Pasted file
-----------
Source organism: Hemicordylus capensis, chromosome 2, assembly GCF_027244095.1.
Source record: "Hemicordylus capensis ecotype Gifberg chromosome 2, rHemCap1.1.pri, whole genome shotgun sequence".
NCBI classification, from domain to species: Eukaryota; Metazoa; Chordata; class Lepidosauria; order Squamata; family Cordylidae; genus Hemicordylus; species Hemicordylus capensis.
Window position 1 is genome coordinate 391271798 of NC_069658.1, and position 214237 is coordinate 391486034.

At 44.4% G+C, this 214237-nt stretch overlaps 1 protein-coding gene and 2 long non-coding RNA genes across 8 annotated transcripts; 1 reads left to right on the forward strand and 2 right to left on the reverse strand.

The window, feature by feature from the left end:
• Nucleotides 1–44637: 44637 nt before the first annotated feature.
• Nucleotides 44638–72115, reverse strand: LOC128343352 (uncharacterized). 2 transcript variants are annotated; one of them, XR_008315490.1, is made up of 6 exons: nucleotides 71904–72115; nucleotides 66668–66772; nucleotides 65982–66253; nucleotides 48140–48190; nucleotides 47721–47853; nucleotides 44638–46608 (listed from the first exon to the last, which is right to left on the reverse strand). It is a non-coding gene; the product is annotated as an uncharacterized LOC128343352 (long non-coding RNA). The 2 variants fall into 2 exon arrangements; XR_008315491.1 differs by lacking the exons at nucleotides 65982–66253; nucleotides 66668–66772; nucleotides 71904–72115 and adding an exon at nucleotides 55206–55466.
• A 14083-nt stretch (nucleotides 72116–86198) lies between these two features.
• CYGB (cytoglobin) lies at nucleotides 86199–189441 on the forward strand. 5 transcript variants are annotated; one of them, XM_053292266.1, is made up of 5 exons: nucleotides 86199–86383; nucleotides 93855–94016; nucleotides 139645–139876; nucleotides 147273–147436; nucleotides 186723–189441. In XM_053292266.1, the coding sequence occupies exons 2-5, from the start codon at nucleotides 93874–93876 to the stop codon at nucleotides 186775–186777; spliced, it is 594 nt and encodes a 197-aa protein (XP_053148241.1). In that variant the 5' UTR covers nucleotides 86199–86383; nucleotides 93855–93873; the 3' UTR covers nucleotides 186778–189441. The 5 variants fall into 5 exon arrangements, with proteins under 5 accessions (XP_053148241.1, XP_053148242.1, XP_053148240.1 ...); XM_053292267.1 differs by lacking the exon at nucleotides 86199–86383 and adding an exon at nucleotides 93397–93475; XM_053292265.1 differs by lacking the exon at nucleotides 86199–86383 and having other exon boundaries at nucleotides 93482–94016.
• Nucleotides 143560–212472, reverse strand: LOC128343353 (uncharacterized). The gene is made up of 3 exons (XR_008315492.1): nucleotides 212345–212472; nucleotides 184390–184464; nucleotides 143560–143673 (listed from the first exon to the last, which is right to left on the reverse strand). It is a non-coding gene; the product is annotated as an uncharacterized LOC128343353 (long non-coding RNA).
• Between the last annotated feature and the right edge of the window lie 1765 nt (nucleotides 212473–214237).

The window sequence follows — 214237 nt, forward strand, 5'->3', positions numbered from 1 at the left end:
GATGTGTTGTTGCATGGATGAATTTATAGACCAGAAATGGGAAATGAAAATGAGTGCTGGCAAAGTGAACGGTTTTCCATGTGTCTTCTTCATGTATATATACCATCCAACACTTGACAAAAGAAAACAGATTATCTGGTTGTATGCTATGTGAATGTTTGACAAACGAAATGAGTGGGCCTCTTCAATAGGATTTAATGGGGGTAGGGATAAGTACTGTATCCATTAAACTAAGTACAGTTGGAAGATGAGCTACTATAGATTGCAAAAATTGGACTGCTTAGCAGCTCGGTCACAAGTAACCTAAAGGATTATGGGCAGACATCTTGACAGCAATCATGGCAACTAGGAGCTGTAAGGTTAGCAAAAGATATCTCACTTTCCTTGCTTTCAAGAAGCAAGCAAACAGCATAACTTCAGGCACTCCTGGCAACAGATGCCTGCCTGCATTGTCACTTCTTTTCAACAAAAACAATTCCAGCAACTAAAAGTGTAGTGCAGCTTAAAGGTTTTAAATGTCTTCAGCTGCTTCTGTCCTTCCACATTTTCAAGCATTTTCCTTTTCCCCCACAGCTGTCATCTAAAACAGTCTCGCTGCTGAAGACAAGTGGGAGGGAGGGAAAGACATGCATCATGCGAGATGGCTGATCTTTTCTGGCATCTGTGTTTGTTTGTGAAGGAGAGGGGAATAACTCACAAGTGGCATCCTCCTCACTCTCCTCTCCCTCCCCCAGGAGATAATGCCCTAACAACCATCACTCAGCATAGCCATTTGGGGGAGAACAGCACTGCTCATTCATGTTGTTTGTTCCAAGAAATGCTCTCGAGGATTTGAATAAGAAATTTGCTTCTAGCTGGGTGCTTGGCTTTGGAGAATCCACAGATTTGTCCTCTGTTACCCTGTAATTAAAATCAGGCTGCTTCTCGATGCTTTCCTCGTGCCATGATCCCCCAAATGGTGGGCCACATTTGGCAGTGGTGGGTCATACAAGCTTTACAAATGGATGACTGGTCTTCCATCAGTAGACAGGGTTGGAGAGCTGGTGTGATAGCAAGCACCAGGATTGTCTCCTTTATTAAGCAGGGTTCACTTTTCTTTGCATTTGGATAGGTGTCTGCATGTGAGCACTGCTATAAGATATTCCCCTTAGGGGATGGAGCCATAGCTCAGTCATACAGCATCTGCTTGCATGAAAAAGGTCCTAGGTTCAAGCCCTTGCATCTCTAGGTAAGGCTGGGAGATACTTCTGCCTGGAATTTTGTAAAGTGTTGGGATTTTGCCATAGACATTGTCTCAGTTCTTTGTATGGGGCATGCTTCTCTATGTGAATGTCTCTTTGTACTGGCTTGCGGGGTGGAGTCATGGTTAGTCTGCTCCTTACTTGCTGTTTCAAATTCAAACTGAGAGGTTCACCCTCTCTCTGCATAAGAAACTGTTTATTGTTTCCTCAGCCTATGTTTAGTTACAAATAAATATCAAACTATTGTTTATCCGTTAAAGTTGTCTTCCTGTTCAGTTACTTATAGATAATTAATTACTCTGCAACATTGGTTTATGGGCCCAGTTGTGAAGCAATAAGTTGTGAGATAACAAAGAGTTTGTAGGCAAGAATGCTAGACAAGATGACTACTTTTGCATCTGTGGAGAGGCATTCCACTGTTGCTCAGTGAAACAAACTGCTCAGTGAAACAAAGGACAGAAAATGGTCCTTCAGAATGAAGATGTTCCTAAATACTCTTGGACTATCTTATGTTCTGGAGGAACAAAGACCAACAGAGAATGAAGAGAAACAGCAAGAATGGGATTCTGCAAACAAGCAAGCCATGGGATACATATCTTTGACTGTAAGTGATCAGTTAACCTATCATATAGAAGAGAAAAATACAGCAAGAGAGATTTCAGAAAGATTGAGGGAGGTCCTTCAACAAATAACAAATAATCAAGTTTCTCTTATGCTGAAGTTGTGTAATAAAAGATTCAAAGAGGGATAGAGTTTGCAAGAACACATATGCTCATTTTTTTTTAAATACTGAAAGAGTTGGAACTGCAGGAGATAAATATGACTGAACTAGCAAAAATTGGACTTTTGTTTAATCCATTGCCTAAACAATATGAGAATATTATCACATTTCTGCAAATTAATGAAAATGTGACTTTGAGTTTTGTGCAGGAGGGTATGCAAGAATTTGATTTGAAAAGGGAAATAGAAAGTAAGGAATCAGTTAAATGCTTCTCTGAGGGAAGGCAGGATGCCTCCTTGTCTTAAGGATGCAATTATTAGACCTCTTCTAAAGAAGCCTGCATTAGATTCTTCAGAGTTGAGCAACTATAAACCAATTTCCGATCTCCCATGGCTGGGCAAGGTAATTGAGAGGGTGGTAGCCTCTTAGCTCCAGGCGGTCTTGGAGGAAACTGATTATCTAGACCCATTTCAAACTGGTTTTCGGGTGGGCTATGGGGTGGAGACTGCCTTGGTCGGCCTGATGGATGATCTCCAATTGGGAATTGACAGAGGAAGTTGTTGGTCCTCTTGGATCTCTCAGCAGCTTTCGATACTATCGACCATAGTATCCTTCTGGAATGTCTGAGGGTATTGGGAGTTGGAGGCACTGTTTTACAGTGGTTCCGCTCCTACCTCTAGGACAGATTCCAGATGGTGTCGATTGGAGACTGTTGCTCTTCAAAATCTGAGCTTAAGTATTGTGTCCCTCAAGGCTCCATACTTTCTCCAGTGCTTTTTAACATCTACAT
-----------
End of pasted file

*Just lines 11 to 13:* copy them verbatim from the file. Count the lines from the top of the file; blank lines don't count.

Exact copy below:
• Nucleotides 143560–212472, reverse strand: LOC128343353 (uncharacterized). The gene is made up of 3 exons (XR_008315492.1): nucleotides 212345–212472; nucleotides 184390–184464; nucleotides 143560–143673 (listed from the first exon to the last, which is right to left on the reverse strand). It is a non-coding gene; the product is annotated as an uncharacterized LOC128343353 (long non-coding RNA).
• Between the last annotated feature and the right edge of the window lie 1765 nt (nucleotides 212473–214237).

The window sequence follows — 214237 nt, forward strand, 5'->3', positions numbered from 1 at the left end: